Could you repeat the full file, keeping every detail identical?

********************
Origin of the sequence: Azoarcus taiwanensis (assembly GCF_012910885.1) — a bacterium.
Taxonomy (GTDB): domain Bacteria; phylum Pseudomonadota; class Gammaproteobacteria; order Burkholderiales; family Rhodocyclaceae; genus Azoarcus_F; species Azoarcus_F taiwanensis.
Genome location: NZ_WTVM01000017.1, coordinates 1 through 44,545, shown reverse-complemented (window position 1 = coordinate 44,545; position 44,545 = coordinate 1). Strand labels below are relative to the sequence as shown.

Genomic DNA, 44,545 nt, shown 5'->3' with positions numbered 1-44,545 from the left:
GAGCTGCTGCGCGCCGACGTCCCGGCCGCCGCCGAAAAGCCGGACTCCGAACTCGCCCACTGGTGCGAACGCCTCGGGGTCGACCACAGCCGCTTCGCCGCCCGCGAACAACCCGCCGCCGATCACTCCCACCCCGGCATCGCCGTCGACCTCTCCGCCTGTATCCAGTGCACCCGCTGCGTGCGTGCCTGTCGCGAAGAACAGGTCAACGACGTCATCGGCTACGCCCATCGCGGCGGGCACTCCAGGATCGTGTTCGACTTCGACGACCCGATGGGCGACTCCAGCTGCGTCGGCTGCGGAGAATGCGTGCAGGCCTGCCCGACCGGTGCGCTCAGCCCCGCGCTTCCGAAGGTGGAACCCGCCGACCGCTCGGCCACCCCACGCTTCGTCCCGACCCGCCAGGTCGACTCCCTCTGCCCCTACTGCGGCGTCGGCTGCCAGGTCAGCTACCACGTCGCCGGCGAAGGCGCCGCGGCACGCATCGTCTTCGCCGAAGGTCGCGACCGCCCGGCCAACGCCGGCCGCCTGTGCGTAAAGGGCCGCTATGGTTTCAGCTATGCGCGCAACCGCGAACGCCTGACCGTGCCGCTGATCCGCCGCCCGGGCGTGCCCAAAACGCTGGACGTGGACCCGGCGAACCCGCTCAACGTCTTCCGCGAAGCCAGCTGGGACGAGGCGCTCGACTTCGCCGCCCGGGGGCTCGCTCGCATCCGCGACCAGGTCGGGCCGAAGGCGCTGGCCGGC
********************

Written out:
Origin of the sequence: Azoarcus taiwanensis (assembly GCF_012910885.1) — a bacterium.
Taxonomy (GTDB): domain Bacteria; phylum Pseudomonadota; class Gammaproteobacteria; order Burkholderiales; family Rhodocyclaceae; genus Azoarcus_F; species Azoarcus_F taiwanensis.
Genome location: NZ_WTVM01000017.1, coordinates 1 through 44,545, shown reverse-complemented (window position 1 = coordinate 44,545; position 44,545 = coordinate 1). Strand labels below are relative to the sequence as shown.

Genomic DNA, 44,545 nt, shown 5'->3' with positions numbered 1-44,545 from the left:
GAGCTGCTGCGCGCCGACGTCCCGGCCGCCGCCGAAAAGCCGGACTCCGAACTCGCCCACTGGTGCGAACGCCTCGGGGTCGACCACAGCCGCTTCGCCGCCCGCGAACAACCCGCCGCCGATCACTCCCACCCCGGCATCGCCGTCGACCTCTCCGCCTGTATCCAGTGCACCCGCTGCGTGCGTGCCTGTCGCGAAGAACAGGTCAACGACGTCATCGGCTACGCCCATCGCGGCGGGCACTCCAGGATCGTGTTCGACTTCGACGACCCGATGGGCGACTCCAGCTGCGTCGGCTGCGGAGAATGCGTGCAGGCCTGCCCGACCGGTGCGCTCAGCCCCGCGCTTCCGAAGGTGGAACCCGCCGACCGCTCGGCCACCCCACGCTTCGTCCCGACCCGCCAGGTCGACTCCCTCTGCCCCTACTGCGGCGTCGGCTGCCAGGTCAGCTACCACGTCGCCGGCGAAGGCGCCGCGGCACGCATCGTCTTCGCCGAAGGTCGCGACCGCCCGGCCAACGCCGGCCGCCTGTGCGTAAAGGGCCGCTATGGTTTCAGCTATGCGCGCAACCGCGAACGCCTGACCGTGCCGCTGATCCGCCGCCCGGGCGTGCCCAAAACGCTGGACGTGGACCCGGCGAACCCGCTCAACGTCTTCCGCGAAGCCAGCTGGGACGAGGCGCTCGACTTCGCCGCCCGGGGGCTCGCTCGCATCCGCGACCAGGTCGGGCCGAAGGCGCTGGCCGGC